FRAZIER PARK, Calif. (Friday, Oct. 31) — Following a week full of political mailers about paramedic services in Pine Mountain, The Mountain Enterprise has found that a consultant for Hall Ambulance Service was behind a misinformation campaign aimed at voters who will decide the firefighter-paramedic issue on Tuesday’s ballot, known as Measure K. Passage of the measure would create a tax of $70 per year for funding firefighter-paramedic services.
Gene Tackett, who operates Gene Tackett Consulting Services in Bakersfield is a former Kern County supervisor and consultant to Hall Ambulance Service and other private ambulance companies.
Tackett acknowledged Friday, Oct. 31, during a telephone call with The Mountain Enterprise that he was responsible for the political mailers which flooded the mailboxes of Pine Mountain voters. Reporters also confirmed he had secured the Pine Mountain voters mailing list from the Kern County office of elections. When a reporter told him the mailers were slick, Tackett said, “Thank you, I always appreciate a compliment.”
We asked about factual errors and misinformation on the mailers. Tackett hung up on the reporter.
“Yes On Measure K” organizers have pointed out numerous half-truths and untruths that appear designed to confuse voters.
•“Measure K is not Advanced Life Support Care” one mailer says. This is false. The funding approved by voters under Measure K will pay for full-time, 24-hour a day, seven day a week Advanced Life Support (ALS) paramedics for $70 a year per parcel.
In 2007 Hall Ambulance told Supervisor Ray Watson they want $125 a year from each parcel in Pine Mountain to provide a local ambulance. They also said they want a rent-free facility for their business and personnel, built by using another $500,000 from Pine Mountain taxpayers’ CSA-40 fund. Pine Mountain residents rejected that plan.
On Tuesday, Nov. 4, voters will decide whether their village will be the first in Kern County to be served by a county-run firefighter-paramedic service in addition to the current ambulance service. Two-thirds of the voters must choose “Yes” for Measure K to pass.
The political mailers were from “Property Owners Against Unfair Taxes,” with a Voltaire Drive address in which Rick Scott, who said he worked for Hall Ambulance for 20 years, sometimes lives. Scott is not the property owner, according to county records. Tackett lives in Bakersfield. He ran a similar campaign in year 2000 using a similar name, “Property Owners Against Excessive Bond Measures,” for which he received $5,000 for consulting, according to state documents.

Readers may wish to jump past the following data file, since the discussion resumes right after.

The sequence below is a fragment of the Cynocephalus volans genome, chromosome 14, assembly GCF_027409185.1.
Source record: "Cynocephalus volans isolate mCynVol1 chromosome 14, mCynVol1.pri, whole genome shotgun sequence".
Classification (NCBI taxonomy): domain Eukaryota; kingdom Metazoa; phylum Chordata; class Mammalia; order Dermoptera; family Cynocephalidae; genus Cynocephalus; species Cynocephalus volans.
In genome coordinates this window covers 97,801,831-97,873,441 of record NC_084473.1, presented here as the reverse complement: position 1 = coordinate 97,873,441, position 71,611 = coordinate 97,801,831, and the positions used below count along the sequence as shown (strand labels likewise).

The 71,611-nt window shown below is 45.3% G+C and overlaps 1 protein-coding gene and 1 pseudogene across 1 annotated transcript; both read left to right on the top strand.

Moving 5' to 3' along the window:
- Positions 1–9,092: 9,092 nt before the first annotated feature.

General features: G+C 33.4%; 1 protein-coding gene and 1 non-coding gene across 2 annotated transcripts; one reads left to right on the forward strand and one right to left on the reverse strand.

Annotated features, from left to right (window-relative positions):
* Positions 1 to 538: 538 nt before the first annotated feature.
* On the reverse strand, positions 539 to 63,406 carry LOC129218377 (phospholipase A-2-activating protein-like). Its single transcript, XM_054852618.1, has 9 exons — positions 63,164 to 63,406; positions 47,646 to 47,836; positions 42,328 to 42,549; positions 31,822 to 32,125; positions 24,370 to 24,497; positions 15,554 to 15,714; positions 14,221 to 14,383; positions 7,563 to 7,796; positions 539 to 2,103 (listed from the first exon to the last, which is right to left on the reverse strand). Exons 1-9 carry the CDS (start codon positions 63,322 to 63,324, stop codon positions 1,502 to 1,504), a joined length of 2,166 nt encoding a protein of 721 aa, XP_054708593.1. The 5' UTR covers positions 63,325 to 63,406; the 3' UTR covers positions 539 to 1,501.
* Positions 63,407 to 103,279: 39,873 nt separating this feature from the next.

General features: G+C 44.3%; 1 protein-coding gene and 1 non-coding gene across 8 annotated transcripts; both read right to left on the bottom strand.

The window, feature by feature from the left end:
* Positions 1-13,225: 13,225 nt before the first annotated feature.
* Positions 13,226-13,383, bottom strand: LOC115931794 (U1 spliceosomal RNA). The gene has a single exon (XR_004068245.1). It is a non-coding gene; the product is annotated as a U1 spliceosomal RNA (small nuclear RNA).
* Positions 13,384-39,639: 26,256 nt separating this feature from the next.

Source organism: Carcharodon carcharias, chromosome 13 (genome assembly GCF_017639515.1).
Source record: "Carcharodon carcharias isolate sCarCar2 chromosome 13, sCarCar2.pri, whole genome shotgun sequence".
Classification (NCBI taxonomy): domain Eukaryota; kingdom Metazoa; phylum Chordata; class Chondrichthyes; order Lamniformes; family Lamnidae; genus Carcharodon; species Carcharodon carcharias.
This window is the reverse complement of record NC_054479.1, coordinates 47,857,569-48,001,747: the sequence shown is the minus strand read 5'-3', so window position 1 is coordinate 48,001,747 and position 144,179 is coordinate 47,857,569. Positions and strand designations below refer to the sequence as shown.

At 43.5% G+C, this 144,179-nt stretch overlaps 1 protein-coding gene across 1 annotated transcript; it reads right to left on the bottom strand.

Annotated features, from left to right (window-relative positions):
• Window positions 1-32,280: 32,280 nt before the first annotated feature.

The Mountain Enterprise contacted Hall Ambulance’s Mark Corum on Wednesday, Oct. 29 to ask whether Hall Ambulance was involved in the mailings. Corum said, “No, I didn’t send it out. Who does it say it’s from?” and “I don’t know anything about it.”
Other misleading statements in the mailers include:
•“Measure K does not have the Support of the Kern County Fire Department.” This is false. Chief Dennis Thompson said in the October Town Hall Forum: “We already have the program developed and ready to go. We are enthusiastic about providing this service. We can be ready within 60 days.” He added that the fire department cannot officially say it supports any ballot measure because it is a county department.
•“Say no to a Part Time Paramedic Program.” This is false. Paramedics will be on duty 24 hours a day, 365 days a year, three shifts a day with certified Advanced Life Support personnel, according to KCFD officials. Over 30 paramedics are already employed by KCFD training other firefighters and “all are eager to come up here,” fire officials said.
•“Measure K will not Change Response Time to Pine Mountain Club.” This is false. The KCFD has a proven record of arrival, often in less than 10 minutes to medical aid calls. The ambulance takes 25 minutes or longer from Frazier Park. Thompson has promised the paramedic stationed here will not leave the area, and a backfill paramedic will be called in when needed. The difference is that Advanced Life Support firefighter-paramedics will be able to stabilize heart and brain function while waiting for the ambulance to arrive.
• Misuse of Chief Thompson’s statement at a February 12 Board of Supervisors meeting implies he opposes Measure K. Thompson has told the community many times that he intends to establish a firefighter-paramedic program in Pine Mountain before he retires.
The Kern County Grand Jury in May 2007 said Pine Mountain needs a 24/7 paramedic for public safety.
Advocates emphasize that Measure K is not an anti-ambulance measure. It is a public-safety measure. Hall Ambulance Service would still provide transport to the hospital and would still be required to arrive within the time required by current Kern County performance standards.
—Reported by Patric Hedlund and Gary Meyer
This is part of the October 31, 2008 online edition of The Mountain Enterprise.
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